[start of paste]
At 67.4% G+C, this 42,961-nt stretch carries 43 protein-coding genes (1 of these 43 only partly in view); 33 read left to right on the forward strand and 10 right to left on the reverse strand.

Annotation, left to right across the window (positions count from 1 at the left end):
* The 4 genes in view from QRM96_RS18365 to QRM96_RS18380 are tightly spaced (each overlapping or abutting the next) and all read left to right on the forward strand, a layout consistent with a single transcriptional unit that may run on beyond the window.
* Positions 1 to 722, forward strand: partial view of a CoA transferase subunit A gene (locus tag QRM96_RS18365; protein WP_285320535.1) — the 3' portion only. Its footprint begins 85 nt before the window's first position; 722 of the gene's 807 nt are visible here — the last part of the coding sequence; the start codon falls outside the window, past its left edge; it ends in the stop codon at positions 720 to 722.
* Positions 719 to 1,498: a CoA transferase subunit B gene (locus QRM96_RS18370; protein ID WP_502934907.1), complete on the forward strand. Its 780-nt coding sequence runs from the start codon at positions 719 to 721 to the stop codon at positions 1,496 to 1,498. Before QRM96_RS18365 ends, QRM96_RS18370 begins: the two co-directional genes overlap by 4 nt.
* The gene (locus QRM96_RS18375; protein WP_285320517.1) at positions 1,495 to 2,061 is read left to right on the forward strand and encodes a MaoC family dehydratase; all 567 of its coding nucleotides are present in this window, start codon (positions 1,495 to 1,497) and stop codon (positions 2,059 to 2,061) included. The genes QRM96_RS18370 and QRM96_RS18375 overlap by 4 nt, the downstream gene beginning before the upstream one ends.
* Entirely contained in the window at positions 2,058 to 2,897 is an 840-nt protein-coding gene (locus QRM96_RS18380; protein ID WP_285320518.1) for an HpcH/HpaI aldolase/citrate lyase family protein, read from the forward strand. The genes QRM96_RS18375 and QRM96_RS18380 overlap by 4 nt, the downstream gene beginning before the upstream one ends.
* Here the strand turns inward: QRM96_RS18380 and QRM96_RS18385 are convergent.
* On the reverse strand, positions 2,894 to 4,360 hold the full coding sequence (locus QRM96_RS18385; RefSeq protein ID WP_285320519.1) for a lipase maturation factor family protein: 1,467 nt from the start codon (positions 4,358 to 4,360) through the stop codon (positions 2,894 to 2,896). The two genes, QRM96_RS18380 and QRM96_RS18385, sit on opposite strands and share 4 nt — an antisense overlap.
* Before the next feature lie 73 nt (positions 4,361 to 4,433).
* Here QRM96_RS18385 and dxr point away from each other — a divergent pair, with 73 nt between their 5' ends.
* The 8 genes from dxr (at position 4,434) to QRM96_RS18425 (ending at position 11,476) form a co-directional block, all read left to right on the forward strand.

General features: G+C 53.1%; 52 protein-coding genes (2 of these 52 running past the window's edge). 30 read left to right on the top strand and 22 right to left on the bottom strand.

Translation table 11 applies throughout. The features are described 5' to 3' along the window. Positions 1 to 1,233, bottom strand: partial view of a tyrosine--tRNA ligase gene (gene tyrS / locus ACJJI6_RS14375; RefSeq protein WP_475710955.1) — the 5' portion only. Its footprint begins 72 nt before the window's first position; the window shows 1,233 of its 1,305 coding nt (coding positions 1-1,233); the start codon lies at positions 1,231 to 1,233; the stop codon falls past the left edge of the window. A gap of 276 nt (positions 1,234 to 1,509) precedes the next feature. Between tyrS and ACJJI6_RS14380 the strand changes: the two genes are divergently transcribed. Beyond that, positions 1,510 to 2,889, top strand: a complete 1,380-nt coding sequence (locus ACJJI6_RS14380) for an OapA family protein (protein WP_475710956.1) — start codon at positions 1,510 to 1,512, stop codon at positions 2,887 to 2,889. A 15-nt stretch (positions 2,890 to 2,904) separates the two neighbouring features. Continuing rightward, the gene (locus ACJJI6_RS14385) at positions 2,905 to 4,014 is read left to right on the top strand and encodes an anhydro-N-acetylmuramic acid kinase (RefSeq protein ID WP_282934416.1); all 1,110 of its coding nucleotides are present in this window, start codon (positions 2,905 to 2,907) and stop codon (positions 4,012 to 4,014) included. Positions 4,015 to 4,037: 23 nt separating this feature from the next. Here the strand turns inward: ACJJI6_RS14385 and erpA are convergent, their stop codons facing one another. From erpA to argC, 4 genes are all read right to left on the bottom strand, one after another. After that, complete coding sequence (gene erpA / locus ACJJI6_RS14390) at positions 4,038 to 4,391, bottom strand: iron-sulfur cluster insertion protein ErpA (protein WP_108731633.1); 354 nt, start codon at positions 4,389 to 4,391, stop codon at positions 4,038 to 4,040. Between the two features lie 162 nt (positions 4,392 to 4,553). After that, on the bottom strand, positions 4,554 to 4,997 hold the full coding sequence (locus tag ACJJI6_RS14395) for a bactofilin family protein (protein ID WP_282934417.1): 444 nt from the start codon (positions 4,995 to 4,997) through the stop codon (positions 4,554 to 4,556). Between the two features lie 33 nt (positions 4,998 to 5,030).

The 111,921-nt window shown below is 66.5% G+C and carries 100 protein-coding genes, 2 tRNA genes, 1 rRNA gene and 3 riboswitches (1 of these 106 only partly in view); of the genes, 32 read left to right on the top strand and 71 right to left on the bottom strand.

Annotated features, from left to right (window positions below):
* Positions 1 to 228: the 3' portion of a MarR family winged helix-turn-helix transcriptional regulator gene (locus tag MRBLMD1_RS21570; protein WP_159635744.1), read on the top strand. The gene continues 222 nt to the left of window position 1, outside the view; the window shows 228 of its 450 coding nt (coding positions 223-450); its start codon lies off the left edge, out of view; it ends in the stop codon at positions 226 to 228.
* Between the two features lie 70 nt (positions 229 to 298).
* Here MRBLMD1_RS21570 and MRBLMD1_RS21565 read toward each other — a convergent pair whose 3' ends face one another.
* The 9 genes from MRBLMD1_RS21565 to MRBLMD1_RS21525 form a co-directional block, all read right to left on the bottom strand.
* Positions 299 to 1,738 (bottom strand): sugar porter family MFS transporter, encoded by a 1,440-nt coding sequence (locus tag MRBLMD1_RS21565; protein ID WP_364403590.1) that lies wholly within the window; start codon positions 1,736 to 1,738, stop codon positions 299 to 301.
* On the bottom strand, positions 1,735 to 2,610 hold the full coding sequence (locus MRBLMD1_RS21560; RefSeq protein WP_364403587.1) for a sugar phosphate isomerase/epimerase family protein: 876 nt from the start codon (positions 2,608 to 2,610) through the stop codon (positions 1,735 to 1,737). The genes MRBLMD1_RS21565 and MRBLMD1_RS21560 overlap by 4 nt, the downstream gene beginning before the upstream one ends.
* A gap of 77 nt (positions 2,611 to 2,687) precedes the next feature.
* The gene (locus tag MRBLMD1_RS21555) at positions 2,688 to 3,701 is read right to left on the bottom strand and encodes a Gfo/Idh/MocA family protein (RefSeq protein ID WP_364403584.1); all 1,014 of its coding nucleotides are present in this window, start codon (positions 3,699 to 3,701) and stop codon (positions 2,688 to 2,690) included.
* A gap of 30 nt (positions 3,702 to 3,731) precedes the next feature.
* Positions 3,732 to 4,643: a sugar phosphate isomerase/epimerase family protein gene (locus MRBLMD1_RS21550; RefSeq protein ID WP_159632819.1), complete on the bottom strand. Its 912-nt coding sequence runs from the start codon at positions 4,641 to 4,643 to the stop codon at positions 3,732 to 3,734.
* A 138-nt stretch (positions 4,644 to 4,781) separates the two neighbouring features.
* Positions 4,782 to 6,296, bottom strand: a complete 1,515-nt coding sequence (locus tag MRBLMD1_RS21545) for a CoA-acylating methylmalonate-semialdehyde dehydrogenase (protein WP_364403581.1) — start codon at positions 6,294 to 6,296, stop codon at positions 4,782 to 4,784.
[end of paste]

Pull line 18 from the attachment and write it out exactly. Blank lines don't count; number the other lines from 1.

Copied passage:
* Between the two features lie 70 nt (positions 229 to 298).